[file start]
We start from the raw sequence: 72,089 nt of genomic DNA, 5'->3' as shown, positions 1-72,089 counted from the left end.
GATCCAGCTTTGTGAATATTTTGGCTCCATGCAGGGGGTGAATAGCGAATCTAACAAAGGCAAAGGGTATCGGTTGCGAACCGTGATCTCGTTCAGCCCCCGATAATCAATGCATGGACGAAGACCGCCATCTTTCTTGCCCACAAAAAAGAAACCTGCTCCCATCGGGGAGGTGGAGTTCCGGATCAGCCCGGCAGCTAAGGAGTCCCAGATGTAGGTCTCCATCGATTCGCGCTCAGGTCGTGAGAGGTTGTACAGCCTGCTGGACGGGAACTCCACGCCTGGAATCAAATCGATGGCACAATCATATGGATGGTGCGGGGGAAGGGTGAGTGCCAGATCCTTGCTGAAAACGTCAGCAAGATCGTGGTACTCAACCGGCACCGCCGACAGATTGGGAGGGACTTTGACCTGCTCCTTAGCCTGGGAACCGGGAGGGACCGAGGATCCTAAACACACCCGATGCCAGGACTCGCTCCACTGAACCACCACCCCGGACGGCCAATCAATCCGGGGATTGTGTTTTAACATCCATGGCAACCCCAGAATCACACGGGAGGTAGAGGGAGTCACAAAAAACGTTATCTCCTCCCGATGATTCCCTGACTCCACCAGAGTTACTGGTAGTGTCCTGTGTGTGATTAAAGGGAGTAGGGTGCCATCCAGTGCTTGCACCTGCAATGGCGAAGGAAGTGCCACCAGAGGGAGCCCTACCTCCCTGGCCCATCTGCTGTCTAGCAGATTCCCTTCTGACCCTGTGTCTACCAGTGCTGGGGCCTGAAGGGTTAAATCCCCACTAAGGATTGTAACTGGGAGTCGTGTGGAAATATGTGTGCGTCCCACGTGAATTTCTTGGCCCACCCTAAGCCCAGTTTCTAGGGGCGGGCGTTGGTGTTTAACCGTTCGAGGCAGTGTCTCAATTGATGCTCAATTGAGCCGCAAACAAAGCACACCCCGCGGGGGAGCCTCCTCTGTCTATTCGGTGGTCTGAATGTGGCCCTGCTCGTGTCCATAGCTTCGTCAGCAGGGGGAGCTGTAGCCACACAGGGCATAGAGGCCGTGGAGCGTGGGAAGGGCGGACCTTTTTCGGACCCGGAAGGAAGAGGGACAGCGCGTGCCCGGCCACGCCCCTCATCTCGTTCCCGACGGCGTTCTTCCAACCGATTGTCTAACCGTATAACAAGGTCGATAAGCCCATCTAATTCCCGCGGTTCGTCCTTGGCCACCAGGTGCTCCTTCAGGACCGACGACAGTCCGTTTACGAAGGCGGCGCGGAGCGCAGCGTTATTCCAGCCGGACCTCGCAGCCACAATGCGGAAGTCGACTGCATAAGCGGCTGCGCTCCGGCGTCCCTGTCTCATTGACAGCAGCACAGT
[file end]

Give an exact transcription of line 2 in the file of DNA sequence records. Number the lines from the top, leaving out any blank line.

GATCCAGCTTTGTGAATATTTTGGCTCCATGCAGGGGGTGAATAGCGAATCTAACAAAGGCAAAGGGTATCGGTTGCGAACCGTGATCTCGTTCAGCCCCCGATAATCAATGCATGGACGAAGACCGCCATCTTTCTTGCCCACAAAAAAGAAACCTGCTCCCATCGGGGAGGTGGAGTTCCGGATCAGCCCGGCAGCTAAGGAGTCCCAGATGTAGGTCTCCATCGATTCGCGCTCAGGTCGTGAGAGGTTGTACAGCCTGCTGGACGGGAACTCCACGCCTGGAATCAAATCGATGGCACAATCATATGGATGGTGCGGGGGAAGGGTGAGTGCCAGATCCTTGCTGAAAACGTCAGCAAGATCGTGGTACTCAACCGGCACCGCCGACAGATTGGGAGGGACTTTGACCTGCTCCTTAGCCTGGGAACCGGGAGGGACCGAGGATCCTAAACACACCCGATGCCAGGACTCGCTCCACTGAACCACCACCCCGGACGGCCAATCAATCCGGGGATTGTGTTTTAACATCCATGGCAACCCCAGAATCACACGGGAGGTAGAGGGAGTCACAAAAAACGTTATCTCCTCCCGATGATTCCCTGACTCCACCAGAGTTACTGGTAGTGTCCTGTGTGTGATTAAAGGGAGTAGGGTGCCATCCAGTGCTTGCACCTGCAATGGCGAAGGAAGTGCCACCAGAGGGAGCCCTACCTCCCTGGCCCATCTGCTGTCTAGCAGATTCCCTTCTGACCCTGTGTCTACCAGTGCTGGGGCCTGAAGGGTTAAATCCCCACTAAGGATTGTAACTGGGAGTCGTGTGGAAATATGTGTGCGTCCCACGTGAATTTCTTGGCCCACCCTAAGCCCAGTTTCTAGGGGCGGGCGTTGGTGTTTAACCGTTCGAGGCAGTGTCTCAATTGATGCTCAATTGAGCCGCAAACAAAGCACACCCCGCGGGGGAGCCTCCTCTGTCTATTCGGTGGTCTGAATGTGGCCCTGCTCGTGTCCATAGCTTCGTCAGCAGGGGGAGCTGTAGCCACACAGGGCATAGAGGCCGTGGAGCGTGGGAAGGGCGGACCTTTTTCGGACCCGGAAGGAAGAGGGACAGCGCGTGCCCGGCCACGCCCCTCATCTCGTTCCCGACGGCGTTCTTCCAACCGATTGTCTAACCGTATAACAAGGTCGATAAGCCCATCTAATTCCCGCGGTTCGTCCTTGGCCACCAGGTGCTCCTTCAGGACCGACGACAGTCCGTTTACGAAGGCGGCGCGGAGCGCAGCGTTATTCCAGCCGGACCTCGCAGCCACAATGCGGAAGTCGACTGCATAAGCGGCTGCGCTCCGGCGTCCCTGTCTCATTGACAGCAGCACAGT